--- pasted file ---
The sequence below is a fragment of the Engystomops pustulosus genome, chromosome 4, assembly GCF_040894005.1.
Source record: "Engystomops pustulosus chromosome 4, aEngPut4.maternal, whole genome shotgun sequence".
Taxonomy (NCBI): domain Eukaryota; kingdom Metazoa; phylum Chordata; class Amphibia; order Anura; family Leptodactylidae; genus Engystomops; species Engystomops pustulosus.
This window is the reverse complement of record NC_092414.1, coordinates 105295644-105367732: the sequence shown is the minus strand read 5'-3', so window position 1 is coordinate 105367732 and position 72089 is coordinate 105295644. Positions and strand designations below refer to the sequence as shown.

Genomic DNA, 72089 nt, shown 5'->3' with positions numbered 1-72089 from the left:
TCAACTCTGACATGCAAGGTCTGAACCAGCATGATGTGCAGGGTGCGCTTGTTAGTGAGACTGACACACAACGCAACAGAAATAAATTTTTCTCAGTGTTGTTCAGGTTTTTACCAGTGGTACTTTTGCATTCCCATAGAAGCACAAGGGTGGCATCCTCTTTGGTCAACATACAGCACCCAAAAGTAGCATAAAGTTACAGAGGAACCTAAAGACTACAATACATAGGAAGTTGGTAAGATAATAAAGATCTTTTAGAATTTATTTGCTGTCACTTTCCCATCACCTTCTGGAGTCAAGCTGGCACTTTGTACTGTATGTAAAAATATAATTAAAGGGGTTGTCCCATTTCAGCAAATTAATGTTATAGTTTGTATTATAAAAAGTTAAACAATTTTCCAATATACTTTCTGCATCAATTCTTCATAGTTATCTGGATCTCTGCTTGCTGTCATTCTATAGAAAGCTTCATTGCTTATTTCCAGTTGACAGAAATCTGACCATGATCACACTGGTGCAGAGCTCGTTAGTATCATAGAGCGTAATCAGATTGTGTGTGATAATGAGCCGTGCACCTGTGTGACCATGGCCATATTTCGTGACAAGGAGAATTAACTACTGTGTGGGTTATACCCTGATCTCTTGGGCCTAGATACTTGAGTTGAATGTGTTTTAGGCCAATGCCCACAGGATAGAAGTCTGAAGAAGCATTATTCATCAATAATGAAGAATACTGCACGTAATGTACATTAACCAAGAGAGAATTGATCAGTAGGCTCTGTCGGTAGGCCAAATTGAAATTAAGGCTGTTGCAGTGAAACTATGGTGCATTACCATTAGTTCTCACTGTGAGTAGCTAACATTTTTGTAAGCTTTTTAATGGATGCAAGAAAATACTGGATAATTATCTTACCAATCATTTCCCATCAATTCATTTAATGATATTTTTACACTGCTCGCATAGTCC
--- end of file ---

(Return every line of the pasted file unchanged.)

The sequence below is a fragment of the Engystomops pustulosus genome, chromosome 4, assembly GCF_040894005.1.
Source record: "Engystomops pustulosus chromosome 4, aEngPut4.maternal, whole genome shotgun sequence".
Taxonomy (NCBI): domain Eukaryota; kingdom Metazoa; phylum Chordata; class Amphibia; order Anura; family Leptodactylidae; genus Engystomops; species Engystomops pustulosus.
This window is the reverse complement of record NC_092414.1, coordinates 105295644-105367732: the sequence shown is the minus strand read 5'-3', so window position 1 is coordinate 105367732 and position 72089 is coordinate 105295644. Positions and strand designations below refer to the sequence as shown.

Genomic DNA, 72089 nt, shown 5'->3' with positions numbered 1-72089 from the left:
TCAACTCTGACATGCAAGGTCTGAACCAGCATGATGTGCAGGGTGCGCTTGTTAGTGAGACTGACACACAACGCAACAGAAATAAATTTTTCTCAGTGTTGTTCAGGTTTTTACCAGTGGTACTTTTGCATTCCCATAGAAGCACAAGGGTGGCATCCTCTTTGGTCAACATACAGCACCCAAAAGTAGCATAAAGTTACAGAGGAACCTAAAGACTACAATACATAGGAAGTTGGTAAGATAATAAAGATCTTTTAGAATTTATTTGCTGTCACTTTCCCATCACCTTCTGGAGTCAAGCTGGCACTTTGTACTGTATGTAAAAATATAATTAAAGGGGTTGTCCCATTTCAGCAAATTAATGTTATAGTTTGTATTATAAAAAGTTAAACAATTTTCCAATATACTTTCTGCATCAATTCTTCATAGTTATCTGGATCTCTGCTTGCTGTCATTCTATAGAAAGCTTCATTGCTTATTTCCAGTTGACAGAAATCTGACCATGATCACACTGGTGCAGAGCTCGTTAGTATCATAGAGCGTAATCAGATTGTGTGTGATAATGAGCCGTGCACCTGTGTGACCATGGCCATATTTCGTGACAAGGAGAATTAACTACTGTGTGGGTTATACCCTGATCTCTTGGGCCTAGATACTTGAGTTGAATGTGTTTTAGGCCAATGCCCACAGGATAGAAGTCTGAAGAAGCATTATTCATCAATAATGAAGAATACTGCACGTAATGTACATTAACCAAGAGAGAATTGATCAGTAGGCTCTGTCGGTAGGCCAAATTGAAATTAAGGCTGTTGCAGTGAAACTATGGTGCATTACCATTAGTTCTCACTGTGAGTAGCTAACATTTTTGTAAGCTTTTTAATGGATGCAAGAAAATACTGGATAATTATCTTACCAATCATTTCCCATCAATTCATTTAATGATATTTTTACACTGCTCGCATAGTCC